Sources: Edge [1], [2]

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RE: No...
By messele on 2/6/2013 1:53:02 PM , Rating: -1
This guy is correct, the correct terminology is "licensing" though.

I support this situation wholeheartedly. Most software (including games) has always been sold on a licensing basis, its right there in the contract of use if you care to actually read it.

The fact that games could be sold in the past does not automatically mean that the licensing terms were not breached, it just seems that the publishers turned a blind eye to it.

If a game is good I am happy to pay for a new copy that I wont be able to sell on. In terms of the £ (or $) per hours entertainment ratio it's way better than a movie BD, Cinema or pretty much anything else I can think of.

You'd have to be a serious skinflint to EXPECT people to make great software and not want to give them a fair financial compensation for the privilege of enjoying it.

RE: No...
By tng on 2/6/2013 6:27:44 PM , Rating: 1
quote: EXPECT people to make great software and not want to give them a fair financial compensation for the privilege of enjoying it.

That is just it, what is "Fair" compensation?

Yes the really good games for the 360 are pretty well done, but the initial purchase price new here in the US about $60. Most see that price as pretty high, especially since sometimes there is no way to really see if the game is to your liking or not.

As far as used games are concerned, there are allot of 360 games that I would have never gotten to play if a scheme like this was already in place. By the time I got my console, it had been out for a number of years, most of the older titles that I wanted to play were just not available new and some were hard to find used.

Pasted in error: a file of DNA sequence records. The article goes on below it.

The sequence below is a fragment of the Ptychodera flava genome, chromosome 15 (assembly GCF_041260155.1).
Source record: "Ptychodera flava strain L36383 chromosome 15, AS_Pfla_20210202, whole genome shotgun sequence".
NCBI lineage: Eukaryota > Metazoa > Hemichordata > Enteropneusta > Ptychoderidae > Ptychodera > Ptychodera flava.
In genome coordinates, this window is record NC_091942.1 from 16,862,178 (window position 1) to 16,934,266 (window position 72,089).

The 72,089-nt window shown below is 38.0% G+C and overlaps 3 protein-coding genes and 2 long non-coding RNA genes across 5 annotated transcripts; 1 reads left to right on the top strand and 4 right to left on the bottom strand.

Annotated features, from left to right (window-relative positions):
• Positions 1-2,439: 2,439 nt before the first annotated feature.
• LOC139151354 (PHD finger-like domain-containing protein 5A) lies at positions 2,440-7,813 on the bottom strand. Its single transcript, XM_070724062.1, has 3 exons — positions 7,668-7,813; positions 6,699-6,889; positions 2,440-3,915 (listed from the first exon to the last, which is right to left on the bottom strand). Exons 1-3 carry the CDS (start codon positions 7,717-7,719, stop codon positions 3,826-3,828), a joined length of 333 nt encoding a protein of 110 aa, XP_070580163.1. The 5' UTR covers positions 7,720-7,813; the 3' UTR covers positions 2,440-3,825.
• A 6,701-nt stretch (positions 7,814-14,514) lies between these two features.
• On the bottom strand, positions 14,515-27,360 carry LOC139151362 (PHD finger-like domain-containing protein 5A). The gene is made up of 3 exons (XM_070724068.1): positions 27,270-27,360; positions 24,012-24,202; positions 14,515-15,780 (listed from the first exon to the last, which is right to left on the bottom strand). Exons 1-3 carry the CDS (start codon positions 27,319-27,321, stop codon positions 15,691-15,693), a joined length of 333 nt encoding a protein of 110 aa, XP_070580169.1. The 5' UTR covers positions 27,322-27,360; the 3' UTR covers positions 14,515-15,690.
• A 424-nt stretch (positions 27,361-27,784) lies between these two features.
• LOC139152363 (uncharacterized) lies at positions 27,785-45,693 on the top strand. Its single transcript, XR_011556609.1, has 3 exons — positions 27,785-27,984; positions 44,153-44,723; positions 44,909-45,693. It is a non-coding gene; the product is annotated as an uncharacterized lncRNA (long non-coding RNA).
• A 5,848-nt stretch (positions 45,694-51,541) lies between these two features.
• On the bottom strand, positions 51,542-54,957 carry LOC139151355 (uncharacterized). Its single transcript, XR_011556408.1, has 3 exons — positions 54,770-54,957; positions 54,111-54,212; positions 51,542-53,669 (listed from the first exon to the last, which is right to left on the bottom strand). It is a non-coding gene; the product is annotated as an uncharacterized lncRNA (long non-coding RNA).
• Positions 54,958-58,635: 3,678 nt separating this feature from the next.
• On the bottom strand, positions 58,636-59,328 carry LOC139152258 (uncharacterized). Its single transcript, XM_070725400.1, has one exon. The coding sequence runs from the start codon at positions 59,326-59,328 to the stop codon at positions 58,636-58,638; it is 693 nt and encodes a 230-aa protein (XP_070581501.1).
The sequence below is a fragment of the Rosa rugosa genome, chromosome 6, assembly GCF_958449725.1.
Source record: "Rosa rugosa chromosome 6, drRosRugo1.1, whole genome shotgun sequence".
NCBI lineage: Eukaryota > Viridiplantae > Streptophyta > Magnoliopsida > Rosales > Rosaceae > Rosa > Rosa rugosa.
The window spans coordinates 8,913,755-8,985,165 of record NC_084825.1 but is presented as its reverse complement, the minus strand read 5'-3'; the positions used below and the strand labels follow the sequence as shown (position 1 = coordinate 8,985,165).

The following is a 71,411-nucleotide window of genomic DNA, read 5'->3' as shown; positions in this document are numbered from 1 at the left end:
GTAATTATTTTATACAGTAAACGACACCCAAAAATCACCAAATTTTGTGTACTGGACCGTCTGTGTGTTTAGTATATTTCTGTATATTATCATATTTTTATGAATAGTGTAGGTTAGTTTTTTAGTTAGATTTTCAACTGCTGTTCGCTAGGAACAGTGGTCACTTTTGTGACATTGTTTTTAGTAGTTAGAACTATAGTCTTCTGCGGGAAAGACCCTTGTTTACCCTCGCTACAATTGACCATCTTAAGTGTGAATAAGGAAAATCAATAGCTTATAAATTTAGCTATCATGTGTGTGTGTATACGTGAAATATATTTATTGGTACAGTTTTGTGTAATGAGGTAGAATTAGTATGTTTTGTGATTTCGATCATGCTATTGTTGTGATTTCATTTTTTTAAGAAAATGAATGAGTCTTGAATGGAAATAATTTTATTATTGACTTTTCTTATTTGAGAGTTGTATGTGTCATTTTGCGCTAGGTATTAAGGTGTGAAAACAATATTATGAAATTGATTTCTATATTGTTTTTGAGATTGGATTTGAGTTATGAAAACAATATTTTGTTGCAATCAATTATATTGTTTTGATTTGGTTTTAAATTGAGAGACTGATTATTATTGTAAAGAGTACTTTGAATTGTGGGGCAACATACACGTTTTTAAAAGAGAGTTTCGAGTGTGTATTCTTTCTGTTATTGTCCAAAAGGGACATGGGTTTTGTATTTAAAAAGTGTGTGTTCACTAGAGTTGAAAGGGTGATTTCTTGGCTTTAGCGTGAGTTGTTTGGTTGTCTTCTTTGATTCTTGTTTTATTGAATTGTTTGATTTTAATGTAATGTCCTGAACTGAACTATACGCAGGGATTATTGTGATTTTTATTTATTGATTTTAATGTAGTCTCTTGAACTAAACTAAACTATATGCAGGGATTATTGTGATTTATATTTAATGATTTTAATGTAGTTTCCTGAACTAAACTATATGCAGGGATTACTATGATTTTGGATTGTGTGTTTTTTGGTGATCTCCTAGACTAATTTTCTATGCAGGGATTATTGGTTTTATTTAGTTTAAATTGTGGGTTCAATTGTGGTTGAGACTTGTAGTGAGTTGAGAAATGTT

You are correct, the $10 I spent on Halo 3 is down to pennies on the hour if you look at the amount of time that I have spent playing it. Quite a few of my games are.

RE: No...
By Bonesdad on 2/6/2013 8:50:50 PM , Rating: 2
If that's the case, why didn't MS charge a "fair" price to begin with? Say $150/game? They sell it at a price the market can bear and that will make a profit. Their story ends there...

My purchase of their system has also ended, and that too, is "fair".

RE: No...
By messele on 2/7/13, Rating: 0
RE: No...
By augiem on 2/7/2013 4:50:29 AM , Rating: 1
You'd have to be a serious skinflint to EXPECT people to make great software and not want to give them a fair financial compensation for the privilege of enjoying it.

Just love it. ANY post defending the developers right to make profit (or even pay for costs!) is downrated to hell. Happens EVERY time to me in every thread on every messageboard on the internet.

RE: No...
By messele on 2/7/2013 11:39:58 AM , Rating: 1
There is something seriously wrong with people's attitudes to others making a living these days.

Everything on Google is free, therefore everything is expected to be fantastic but cost nothing.

To my mind the fact that such observations are downvoted just serves to prove that such attitudes are rife. Bunch of cocks.

RE: No...
By Reclaimer77 on 2/7/2013 1:02:01 PM , Rating: 2